Following her debut Black Mamba Boy, Somali writer Nadifa Mohamed's stirring second novel delicately weaves the fragile lives of three generations of women together as their beloved country plunges into civil war.
Looking at Somalia from the comfort of our living rooms, this beleaguered, battered state will strike many of us as terrifying, a place almost entirely closed to outsiders. An awareness of skewed politics and disease-ridden refugee camps might indeed be all we have experienced. For the most part our knowledge of ordinary Somali people is therefore limited and of its women, even less. Therefore any opportunity to gain even a smidgen of understanding is invaluable.
Despite having left the country with her family at the tender age of four, in The Orchard of Lost Souls, Mohamed manages an uncannily authentic portrayal of the dawning of a conflict that shattered the existence of many. In a sectioned, serendipitous approach that could have crumbled under the pen of a less talented writer, we meet Kawsar, an aging, bed-ridden widow; Deqo, refugee and street urchin; and the glorious Filsan, soldier of the regime. At a propaganda rally, an attack of stage-fright lands Deqo in serious trouble with the authorities. Kawsar intervenes, allowing Deqo the chance to escape, with Filsan in hot pursuit. This galvanizing incident unwittingly brings the lives of these three women hurtling to a shared fate and through subsequent events, Mohamed explores Somali political and social history in a way that is both unique and convincing.
Deqo, Kawsar and Filsan are believable characters and their natural place within the chaos turns this from a sob story of the war-torn variety to a realistic portrayal of a period and a people in time. Themes such as miscarriage, prostitution and even periods, rather than becoming overdramatized as "women's issues," add a further dimension to a story that does not feel sorry for itself but merely tells it like it is.
There are no stark "goodies" and "baddies" here. Instead, in Mohammed's world, even an initially unsavory and incomprehensible character such as Filsan, displays a vulnerability and complexity that belies her poker face. Through Filsan's eyes, the reader reluctantly begins to comprehend acts of outward senselessness and cruelty and, even, dare we confess it, feel a little compassion for this young woman whose heart turns out not to be so hard after all.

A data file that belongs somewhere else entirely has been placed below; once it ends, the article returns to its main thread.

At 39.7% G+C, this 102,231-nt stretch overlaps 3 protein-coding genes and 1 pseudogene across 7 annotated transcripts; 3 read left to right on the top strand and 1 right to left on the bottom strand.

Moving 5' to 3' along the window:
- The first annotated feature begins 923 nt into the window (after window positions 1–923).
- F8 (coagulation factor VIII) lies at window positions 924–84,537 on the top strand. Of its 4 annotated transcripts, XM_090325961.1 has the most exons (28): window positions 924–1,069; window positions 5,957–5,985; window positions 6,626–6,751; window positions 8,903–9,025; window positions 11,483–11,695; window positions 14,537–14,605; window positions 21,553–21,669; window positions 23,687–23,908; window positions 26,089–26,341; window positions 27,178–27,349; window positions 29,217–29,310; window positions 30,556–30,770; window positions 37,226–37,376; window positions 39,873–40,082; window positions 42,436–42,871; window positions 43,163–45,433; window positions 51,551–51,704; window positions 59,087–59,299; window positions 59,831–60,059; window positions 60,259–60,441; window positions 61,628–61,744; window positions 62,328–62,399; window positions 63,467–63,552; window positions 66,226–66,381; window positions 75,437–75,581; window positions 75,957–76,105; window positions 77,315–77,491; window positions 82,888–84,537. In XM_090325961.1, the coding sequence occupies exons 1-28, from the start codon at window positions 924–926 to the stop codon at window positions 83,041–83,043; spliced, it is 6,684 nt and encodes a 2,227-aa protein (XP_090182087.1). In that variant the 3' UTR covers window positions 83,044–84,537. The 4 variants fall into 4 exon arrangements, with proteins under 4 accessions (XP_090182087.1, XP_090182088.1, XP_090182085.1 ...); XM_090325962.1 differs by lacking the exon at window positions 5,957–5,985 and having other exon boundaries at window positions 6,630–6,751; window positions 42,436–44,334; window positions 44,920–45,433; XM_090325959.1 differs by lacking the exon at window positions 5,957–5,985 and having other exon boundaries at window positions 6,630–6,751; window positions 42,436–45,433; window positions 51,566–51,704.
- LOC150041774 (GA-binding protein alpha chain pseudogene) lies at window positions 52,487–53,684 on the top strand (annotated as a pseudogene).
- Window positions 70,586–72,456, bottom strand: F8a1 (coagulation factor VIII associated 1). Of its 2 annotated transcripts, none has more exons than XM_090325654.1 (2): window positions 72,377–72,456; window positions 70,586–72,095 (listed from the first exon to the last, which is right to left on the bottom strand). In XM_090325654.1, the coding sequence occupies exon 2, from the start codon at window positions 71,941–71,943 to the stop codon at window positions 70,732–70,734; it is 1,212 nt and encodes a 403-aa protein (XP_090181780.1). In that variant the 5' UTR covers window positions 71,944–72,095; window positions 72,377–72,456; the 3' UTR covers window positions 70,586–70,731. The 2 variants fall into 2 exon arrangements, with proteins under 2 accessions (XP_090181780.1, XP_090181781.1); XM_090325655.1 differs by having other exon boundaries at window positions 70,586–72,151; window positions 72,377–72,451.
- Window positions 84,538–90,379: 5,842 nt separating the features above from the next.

Similarly marginalized, although in an entirely different way, are Kawsar and Deqo. One is a cripple counting down her days, completely at the mercy of the bombs and, more damagingly, her memories. The other is a child living by her wits, finding sanctuary with an unlikely band of prostitutes. Deqo is a sweetheart, and every reader will want to take her away from the cold barrel that she calls her home. Kawsar, on the other hand, is downright unlikeable at times, her bitterness seeping through the pages. Made up of strong, stubborn, vulnerable characters in their own right, it is the background cast that truly brings this story to life. Case in point is Kawsar's volatile young maid Nurto, who flips through glossy magazines and dreams of being a model far away from the gunfire; perhaps we can see a little of ourselves in her stroppy glory. Similarly, the mean streets and towns these people inhabit are evocatively pictured. Full to the brim with colors and smells, good and bad, they bring the country to life all the more.
However, all the eloquent adjectives in the world are clearly nothing without a careful plot. Lacking any of the self-conscious planning associated with an inexperienced author, Mohamed deftly interlinks the women's narratives in a way that, if a little far-fetched, proves to be one that is immensely rewarding, heart-warming and thoroughly sagacious.
Think war-torn Somalia will leave you feeling depressed and at odds with the world? Think again. This portrait, albeit fictional, is illuminating.
This review was originally published in March 2014, and has been updated for the June 2015 paperback release. Click here to go to this issue.
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